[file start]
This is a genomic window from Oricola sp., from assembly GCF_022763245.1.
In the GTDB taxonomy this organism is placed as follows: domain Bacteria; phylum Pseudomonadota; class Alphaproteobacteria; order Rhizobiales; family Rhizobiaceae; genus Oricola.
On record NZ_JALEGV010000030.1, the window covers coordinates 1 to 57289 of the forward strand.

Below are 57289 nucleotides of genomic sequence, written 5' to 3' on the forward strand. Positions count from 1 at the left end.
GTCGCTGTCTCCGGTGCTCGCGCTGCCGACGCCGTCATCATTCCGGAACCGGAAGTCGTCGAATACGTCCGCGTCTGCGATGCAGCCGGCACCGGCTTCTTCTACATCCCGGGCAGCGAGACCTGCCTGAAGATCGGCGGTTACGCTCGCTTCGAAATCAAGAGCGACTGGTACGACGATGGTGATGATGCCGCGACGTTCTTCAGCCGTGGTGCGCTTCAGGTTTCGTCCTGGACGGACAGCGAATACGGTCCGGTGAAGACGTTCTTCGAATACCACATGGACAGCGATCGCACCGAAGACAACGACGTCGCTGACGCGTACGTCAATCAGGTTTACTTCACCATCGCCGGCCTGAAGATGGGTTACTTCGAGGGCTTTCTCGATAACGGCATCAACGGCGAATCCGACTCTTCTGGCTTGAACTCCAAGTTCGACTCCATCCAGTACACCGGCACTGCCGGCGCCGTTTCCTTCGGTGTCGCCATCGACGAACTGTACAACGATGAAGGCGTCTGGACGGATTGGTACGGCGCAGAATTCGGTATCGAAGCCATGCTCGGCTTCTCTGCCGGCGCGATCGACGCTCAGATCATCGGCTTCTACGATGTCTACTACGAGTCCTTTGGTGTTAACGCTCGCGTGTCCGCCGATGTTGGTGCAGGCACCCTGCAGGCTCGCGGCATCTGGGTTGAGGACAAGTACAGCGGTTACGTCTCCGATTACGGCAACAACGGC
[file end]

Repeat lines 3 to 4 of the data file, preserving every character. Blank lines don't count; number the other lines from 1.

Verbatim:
On record NZ_JALEGV010000030.1, the window covers coordinates 1 to 57289 of the forward strand.

Below are 57289 nucleotides of genomic sequence, written 5' to 3' on the forward strand. Positions count from 1 at the left end.